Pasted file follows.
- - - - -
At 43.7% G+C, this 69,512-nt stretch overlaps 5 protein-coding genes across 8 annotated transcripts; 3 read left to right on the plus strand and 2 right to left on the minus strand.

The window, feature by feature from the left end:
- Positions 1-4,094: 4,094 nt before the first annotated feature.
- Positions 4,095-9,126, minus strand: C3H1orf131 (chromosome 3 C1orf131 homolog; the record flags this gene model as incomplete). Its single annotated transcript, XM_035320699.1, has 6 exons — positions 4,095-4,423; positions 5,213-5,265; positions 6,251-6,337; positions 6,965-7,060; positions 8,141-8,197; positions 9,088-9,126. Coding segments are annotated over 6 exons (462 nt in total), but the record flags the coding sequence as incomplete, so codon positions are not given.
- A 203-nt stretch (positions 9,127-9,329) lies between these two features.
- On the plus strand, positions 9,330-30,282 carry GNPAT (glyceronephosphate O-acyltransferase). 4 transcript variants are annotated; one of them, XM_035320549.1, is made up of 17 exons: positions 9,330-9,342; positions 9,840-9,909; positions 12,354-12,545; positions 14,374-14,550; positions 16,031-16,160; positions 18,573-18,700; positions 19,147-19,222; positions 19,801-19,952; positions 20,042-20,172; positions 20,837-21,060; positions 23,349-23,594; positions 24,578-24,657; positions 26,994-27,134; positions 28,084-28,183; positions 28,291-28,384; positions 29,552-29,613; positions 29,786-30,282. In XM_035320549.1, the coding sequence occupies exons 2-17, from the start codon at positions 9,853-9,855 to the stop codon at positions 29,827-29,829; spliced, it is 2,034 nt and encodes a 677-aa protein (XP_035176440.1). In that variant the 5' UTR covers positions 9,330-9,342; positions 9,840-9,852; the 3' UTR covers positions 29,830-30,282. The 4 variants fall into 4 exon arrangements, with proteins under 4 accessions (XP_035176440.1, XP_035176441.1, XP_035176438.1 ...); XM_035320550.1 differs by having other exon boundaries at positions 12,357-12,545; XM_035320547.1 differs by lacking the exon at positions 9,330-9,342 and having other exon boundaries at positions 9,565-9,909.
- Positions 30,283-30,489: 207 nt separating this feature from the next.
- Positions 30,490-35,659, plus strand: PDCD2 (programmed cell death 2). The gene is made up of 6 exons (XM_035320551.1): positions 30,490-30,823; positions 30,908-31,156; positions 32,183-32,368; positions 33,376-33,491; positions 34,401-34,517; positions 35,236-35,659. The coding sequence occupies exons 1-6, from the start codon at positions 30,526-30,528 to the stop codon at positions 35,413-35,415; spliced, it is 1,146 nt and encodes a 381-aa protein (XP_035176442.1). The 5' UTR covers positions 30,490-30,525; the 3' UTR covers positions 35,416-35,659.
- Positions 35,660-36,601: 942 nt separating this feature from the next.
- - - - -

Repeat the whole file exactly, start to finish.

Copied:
At 43.7% G+C, this 69,512-nt stretch overlaps 5 protein-coding genes across 8 annotated transcripts; 3 read left to right on the plus strand and 2 right to left on the minus strand.

The window, feature by feature from the left end:
- Positions 1-4,094: 4,094 nt before the first annotated feature.
- Positions 4,095-9,126, minus strand: C3H1orf131 (chromosome 3 C1orf131 homolog; the record flags this gene model as incomplete). Its single annotated transcript, XM_035320699.1, has 6 exons — positions 4,095-4,423; positions 5,213-5,265; positions 6,251-6,337; positions 6,965-7,060; positions 8,141-8,197; positions 9,088-9,126. Coding segments are annotated over 6 exons (462 nt in total), but the record flags the coding sequence as incomplete, so codon positions are not given.
- A 203-nt stretch (positions 9,127-9,329) lies between these two features.
- On the plus strand, positions 9,330-30,282 carry GNPAT (glyceronephosphate O-acyltransferase). 4 transcript variants are annotated; one of them, XM_035320549.1, is made up of 17 exons: positions 9,330-9,342; positions 9,840-9,909; positions 12,354-12,545; positions 14,374-14,550; positions 16,031-16,160; positions 18,573-18,700; positions 19,147-19,222; positions 19,801-19,952; positions 20,042-20,172; positions 20,837-21,060; positions 23,349-23,594; positions 24,578-24,657; positions 26,994-27,134; positions 28,084-28,183; positions 28,291-28,384; positions 29,552-29,613; positions 29,786-30,282. In XM_035320549.1, the coding sequence occupies exons 2-17, from the start codon at positions 9,853-9,855 to the stop codon at positions 29,827-29,829; spliced, it is 2,034 nt and encodes a 677-aa protein (XP_035176440.1). In that variant the 5' UTR covers positions 9,330-9,342; positions 9,840-9,852; the 3' UTR covers positions 29,830-30,282. The 4 variants fall into 4 exon arrangements, with proteins under 4 accessions (XP_035176440.1, XP_035176441.1, XP_035176438.1 ...); XM_035320550.1 differs by having other exon boundaries at positions 12,357-12,545; XM_035320547.1 differs by lacking the exon at positions 9,330-9,342 and having other exon boundaries at positions 9,565-9,909.
- Positions 30,283-30,489: 207 nt separating this feature from the next.
- Positions 30,490-35,659, plus strand: PDCD2 (programmed cell death 2). The gene is made up of 6 exons (XM_035320551.1): positions 30,490-30,823; positions 30,908-31,156; positions 32,183-32,368; positions 33,376-33,491; positions 34,401-34,517; positions 35,236-35,659. The coding sequence occupies exons 1-6, from the start codon at positions 30,526-30,528 to the stop codon at positions 35,413-35,415; spliced, it is 1,146 nt and encodes a 381-aa protein (XP_035176442.1). The 5' UTR covers positions 30,490-30,525; the 3' UTR covers positions 35,416-35,659.
- Positions 35,660-36,601: 942 nt separating this feature from the next.